Jordanians and Egyptians Take to Streets for pro-Palestinian Protests

Protesters in Egypt and Jordan call for establishment of Palestinian state, end to displacement of refugees; demonstrations take place days before Nakba Day; Jordanian protesters call for end of peace with Israel.

Jordanians and Egyptians took to the streets Friday calling for the establishment of a Palestinian state and an end to the displacement of refugees.

The protests took place just two days before the Nakba Day, when Palestinians mourn the 'catastrophe' in which their ancestors were expelled in the 1948 Israeli War of Independence, creating thousands of refugees.

Pro-Palestinian protests, Jordan - AP - May 13, 2011

About 500 protesters marched in Amman's downtown market district, some wearing Palestinian black and white kefiyahs or headscarves and holding keys to family homes left behind.

Jordanians and demonstrators of Palestinian origin also demanded that the Israeli ambassador be sent home.

Jordan and Egypt are the only two Arab countries in the region to have signed peace treaties with Israel.

In Cairo, thousands rallied in support of the Palestinians, beginning a Facebook-generated campaign aimed at marching on the borders of the Palestinian territories.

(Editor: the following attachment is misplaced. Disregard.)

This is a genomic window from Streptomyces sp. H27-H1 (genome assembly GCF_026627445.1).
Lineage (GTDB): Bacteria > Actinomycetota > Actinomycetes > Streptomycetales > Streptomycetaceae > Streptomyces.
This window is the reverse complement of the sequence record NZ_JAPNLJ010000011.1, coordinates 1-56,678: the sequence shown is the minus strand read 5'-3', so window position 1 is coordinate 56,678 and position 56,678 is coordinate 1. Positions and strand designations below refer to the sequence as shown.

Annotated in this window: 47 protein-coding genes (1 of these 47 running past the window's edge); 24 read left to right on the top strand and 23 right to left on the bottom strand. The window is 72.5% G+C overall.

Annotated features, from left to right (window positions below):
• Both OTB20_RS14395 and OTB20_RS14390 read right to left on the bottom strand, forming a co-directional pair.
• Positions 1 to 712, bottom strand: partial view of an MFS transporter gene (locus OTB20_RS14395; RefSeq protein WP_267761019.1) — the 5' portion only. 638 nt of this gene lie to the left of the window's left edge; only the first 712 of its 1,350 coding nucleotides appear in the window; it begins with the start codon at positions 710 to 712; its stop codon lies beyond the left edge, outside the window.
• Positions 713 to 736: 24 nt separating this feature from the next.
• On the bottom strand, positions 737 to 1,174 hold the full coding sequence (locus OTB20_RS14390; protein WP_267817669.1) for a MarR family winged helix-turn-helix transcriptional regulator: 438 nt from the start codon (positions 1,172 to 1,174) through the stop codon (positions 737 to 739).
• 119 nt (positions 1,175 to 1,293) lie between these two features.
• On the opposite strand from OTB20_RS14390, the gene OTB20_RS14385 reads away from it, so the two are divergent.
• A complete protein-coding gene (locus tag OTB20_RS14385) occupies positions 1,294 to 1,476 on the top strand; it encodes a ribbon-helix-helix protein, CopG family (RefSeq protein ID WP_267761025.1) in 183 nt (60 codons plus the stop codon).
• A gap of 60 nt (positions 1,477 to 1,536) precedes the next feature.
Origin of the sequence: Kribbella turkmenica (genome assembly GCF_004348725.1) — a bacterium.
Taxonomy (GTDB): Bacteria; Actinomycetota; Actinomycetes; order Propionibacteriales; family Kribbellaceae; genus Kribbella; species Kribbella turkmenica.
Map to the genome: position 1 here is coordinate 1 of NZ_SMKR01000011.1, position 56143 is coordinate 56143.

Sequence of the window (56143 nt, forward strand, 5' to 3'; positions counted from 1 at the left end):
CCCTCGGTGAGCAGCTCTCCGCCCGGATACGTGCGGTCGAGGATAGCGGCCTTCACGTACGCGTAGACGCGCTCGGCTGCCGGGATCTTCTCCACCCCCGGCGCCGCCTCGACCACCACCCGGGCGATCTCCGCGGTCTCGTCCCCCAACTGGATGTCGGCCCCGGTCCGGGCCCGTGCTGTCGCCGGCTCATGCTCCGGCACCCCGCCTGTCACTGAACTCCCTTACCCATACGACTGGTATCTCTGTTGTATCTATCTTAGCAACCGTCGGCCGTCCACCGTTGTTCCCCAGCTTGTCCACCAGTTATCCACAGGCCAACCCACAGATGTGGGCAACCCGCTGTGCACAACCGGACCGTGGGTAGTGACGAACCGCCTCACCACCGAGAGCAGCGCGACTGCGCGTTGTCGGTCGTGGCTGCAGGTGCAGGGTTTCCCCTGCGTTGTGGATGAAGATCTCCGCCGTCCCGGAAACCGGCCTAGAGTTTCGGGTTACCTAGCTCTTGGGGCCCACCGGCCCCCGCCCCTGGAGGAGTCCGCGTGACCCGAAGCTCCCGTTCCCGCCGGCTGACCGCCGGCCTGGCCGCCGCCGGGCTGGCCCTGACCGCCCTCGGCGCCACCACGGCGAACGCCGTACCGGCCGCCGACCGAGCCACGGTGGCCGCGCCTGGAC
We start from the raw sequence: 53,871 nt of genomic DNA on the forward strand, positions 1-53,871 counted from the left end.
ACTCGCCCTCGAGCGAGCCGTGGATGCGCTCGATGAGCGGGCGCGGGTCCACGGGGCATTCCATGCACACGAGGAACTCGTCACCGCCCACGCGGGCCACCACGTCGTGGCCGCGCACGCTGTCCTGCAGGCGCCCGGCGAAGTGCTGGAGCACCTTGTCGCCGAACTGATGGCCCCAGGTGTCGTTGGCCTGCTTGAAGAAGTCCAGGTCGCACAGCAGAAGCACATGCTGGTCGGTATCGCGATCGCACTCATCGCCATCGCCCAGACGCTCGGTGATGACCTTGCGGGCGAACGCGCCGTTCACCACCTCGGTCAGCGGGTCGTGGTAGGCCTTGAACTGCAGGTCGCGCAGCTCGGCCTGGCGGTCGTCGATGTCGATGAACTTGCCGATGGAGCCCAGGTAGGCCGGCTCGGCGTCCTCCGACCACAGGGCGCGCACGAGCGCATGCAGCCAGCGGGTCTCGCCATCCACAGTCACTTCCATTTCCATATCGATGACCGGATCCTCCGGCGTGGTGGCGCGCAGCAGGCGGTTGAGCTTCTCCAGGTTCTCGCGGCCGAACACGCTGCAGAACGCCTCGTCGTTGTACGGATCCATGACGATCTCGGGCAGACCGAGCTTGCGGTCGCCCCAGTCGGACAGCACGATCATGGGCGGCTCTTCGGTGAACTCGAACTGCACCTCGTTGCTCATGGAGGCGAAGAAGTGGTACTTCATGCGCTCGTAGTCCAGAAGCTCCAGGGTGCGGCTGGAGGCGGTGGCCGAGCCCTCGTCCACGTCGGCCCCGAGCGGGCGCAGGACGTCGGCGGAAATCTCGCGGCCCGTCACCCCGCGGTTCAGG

Egypt's powerful Muslim Brotherhood backed Friday's demonstration in Cairo's Tahrir Square but does not favor a march to the borders. On Thursday Egypt's ruling Military Council called on organizers to cancel the march and to concentrate instead on local issues.

Pro-Palestinian demonstrations are not unusual in Jordan or Egypt, but gatherings and marches solicited on Facebook are. Organizers have apparently been inspired by the Arab uprisings in Egypt and other Arab countries that were heavily dependent on social network sites.

In Jordan, protesters chanted, "The people want to liberate Palestine."

They also shouted, "The people want to end Wadi Araba," a reference to Jordan's 1994 peace treaty with Israel.

The slogans also reflected changes in the political climate, including the ousting of long-term leaders in Tunisia and Egypt and efforts by the Palestinians to get the United Nations to recognize their independence. "1948 and 1967 are the catastrophes, but 2011 is the Revolution of the Return," some of the protesters' signs read.

"We want to tell the world that Palestine and its refugees are not to be forgotten," said 21-year-old dentistry student Omar Hassan, whose family hails from Bethlehem in the West Bank. "It's time the world recognizes that the Palestinian case has to be solved once and for all."

Hundreds of thousands of Palestinians fled or were displaced during the Israeli-Arab wars in 1948 and 1967, and the fate of nearly four million Palestinian refugees and their descendants is one of the thorniest issues in the Middle East conflict.

Palestinian refugees live in a number of countries in the Middle East. Jordan hosts the largest number, and the refugees and their descendants are estimated to number nearly two million.

The Palestinians have long maintained that the refugees have a moral and legal right to return to what was once Palestine - including land which is now Israel. But Israel has argued that granting the right of return would diminish the country's Jewish majority.